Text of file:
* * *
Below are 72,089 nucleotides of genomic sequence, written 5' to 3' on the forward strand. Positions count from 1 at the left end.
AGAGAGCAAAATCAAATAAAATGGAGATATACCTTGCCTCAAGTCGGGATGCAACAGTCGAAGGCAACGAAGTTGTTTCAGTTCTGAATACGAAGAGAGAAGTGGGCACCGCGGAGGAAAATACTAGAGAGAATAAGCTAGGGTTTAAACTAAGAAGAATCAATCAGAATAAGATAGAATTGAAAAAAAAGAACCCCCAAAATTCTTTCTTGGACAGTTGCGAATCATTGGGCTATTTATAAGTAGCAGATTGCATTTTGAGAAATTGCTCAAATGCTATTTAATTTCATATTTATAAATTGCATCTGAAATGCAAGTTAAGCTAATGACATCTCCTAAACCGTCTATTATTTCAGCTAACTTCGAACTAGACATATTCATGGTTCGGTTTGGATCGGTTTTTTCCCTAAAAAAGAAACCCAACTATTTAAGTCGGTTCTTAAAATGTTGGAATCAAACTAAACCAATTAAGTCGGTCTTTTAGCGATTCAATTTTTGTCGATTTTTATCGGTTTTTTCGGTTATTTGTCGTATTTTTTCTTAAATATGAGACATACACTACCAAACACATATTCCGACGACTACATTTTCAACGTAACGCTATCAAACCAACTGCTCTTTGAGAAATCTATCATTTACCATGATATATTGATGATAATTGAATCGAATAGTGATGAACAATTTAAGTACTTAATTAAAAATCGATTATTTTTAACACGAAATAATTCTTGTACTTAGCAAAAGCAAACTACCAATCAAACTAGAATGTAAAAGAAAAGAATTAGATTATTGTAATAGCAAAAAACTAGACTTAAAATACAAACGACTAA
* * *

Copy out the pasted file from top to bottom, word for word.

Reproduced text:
Below are 72,089 nucleotides of genomic sequence, written 5' to 3' on the forward strand. Positions count from 1 at the left end.
AGAGAGCAAAATCAAATAAAATGGAGATATACCTTGCCTCAAGTCGGGATGCAACAGTCGAAGGCAACGAAGTTGTTTCAGTTCTGAATACGAAGAGAGAAGTGGGCACCGCGGAGGAAAATACTAGAGAGAATAAGCTAGGGTTTAAACTAAGAAGAATCAATCAGAATAAGATAGAATTGAAAAAAAAGAACCCCCAAAATTCTTTCTTGGACAGTTGCGAATCATTGGGCTATTTATAAGTAGCAGATTGCATTTTGAGAAATTGCTCAAATGCTATTTAATTTCATATTTATAAATTGCATCTGAAATGCAAGTTAAGCTAATGACATCTCCTAAACCGTCTATTATTTCAGCTAACTTCGAACTAGACATATTCATGGTTCGGTTTGGATCGGTTTTTTCCCTAAAAAAGAAACCCAACTATTTAAGTCGGTTCTTAAAATGTTGGAATCAAACTAAACCAATTAAGTCGGTCTTTTAGCGATTCAATTTTTGTCGATTTTTATCGGTTTTTTCGGTTATTTGTCGTATTTTTTCTTAAATATGAGACATACACTACCAAACACATATTCCGACGACTACATTTTCAACGTAACGCTATCAAACCAACTGCTCTTTGAGAAATCTATCATTTACCATGATATATTGATGATAATTGAATCGAATAGTGATGAACAATTTAAGTACTTAATTAAAAATCGATTATTTTTAACACGAAATAATTCTTGTACTTAGCAAAAGCAAACTACCAATCAAACTAGAATGTAAAAGAAAAGAATTAGATTATTGTAATAGCAAAAAACTAGACTTAAAATACAAACGACTAA